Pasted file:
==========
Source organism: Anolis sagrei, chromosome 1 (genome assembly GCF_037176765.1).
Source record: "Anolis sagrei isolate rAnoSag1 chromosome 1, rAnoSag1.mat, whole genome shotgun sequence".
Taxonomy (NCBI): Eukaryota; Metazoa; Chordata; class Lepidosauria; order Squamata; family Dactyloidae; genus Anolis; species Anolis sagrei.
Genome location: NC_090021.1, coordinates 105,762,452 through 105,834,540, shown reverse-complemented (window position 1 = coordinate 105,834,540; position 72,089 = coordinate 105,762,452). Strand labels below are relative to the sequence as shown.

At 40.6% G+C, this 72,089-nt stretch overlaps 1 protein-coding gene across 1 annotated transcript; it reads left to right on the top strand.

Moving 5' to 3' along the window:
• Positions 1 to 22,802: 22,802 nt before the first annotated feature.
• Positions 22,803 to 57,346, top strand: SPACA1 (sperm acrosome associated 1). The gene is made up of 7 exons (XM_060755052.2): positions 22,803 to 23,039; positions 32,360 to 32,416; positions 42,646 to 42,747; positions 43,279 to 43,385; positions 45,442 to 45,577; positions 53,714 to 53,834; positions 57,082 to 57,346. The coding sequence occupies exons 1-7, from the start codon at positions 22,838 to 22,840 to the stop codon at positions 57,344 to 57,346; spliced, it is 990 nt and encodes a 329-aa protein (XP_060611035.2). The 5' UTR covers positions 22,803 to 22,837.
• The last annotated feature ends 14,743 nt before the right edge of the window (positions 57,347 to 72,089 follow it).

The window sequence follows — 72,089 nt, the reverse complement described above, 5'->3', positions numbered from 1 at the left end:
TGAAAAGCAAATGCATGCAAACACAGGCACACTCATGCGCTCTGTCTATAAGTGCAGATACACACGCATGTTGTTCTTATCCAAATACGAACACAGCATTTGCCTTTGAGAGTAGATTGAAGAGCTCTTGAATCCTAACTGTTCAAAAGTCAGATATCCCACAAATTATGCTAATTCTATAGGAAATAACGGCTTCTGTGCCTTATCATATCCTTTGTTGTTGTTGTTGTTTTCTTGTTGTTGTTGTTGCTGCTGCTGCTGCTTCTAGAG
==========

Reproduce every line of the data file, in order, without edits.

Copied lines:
Source organism: Anolis sagrei, chromosome 1 (genome assembly GCF_037176765.1).
Source record: "Anolis sagrei isolate rAnoSag1 chromosome 1, rAnoSag1.mat, whole genome shotgun sequence".
Taxonomy (NCBI): Eukaryota; Metazoa; Chordata; class Lepidosauria; order Squamata; family Dactyloidae; genus Anolis; species Anolis sagrei.
Genome location: NC_090021.1, coordinates 105,762,452 through 105,834,540, shown reverse-complemented (window position 1 = coordinate 105,834,540; position 72,089 = coordinate 105,762,452). Strand labels below are relative to the sequence as shown.

At 40.6% G+C, this 72,089-nt stretch overlaps 1 protein-coding gene across 1 annotated transcript; it reads left to right on the top strand.

Moving 5' to 3' along the window:
• Positions 1 to 22,802: 22,802 nt before the first annotated feature.
• Positions 22,803 to 57,346, top strand: SPACA1 (sperm acrosome associated 1). The gene is made up of 7 exons (XM_060755052.2): positions 22,803 to 23,039; positions 32,360 to 32,416; positions 42,646 to 42,747; positions 43,279 to 43,385; positions 45,442 to 45,577; positions 53,714 to 53,834; positions 57,082 to 57,346. The coding sequence occupies exons 1-7, from the start codon at positions 22,838 to 22,840 to the stop codon at positions 57,344 to 57,346; spliced, it is 990 nt and encodes a 329-aa protein (XP_060611035.2). The 5' UTR covers positions 22,803 to 22,837.
• The last annotated feature ends 14,743 nt before the right edge of the window (positions 57,347 to 72,089 follow it).

The window sequence follows — 72,089 nt, the reverse complement described above, 5'->3', positions numbered from 1 at the left end:
TGAAAAGCAAATGCATGCAAACACAGGCACACTCATGCGCTCTGTCTATAAGTGCAGATACACACGCATGTTGTTCTTATCCAAATACGAACACAGCATTTGCCTTTGAGAGTAGATTGAAGAGCTCTTGAATCCTAACTGTTCAAAAGTCAGATATCCCACAAATTATGCTAATTCTATAGGAAATAACGGCTTCTGTGCCTTATCATATCCTTTGTTGTTGTTGTTGTTTTCTTGTTGTTGTTGTTGCTGCTGCTGCTGCTTCTAGAG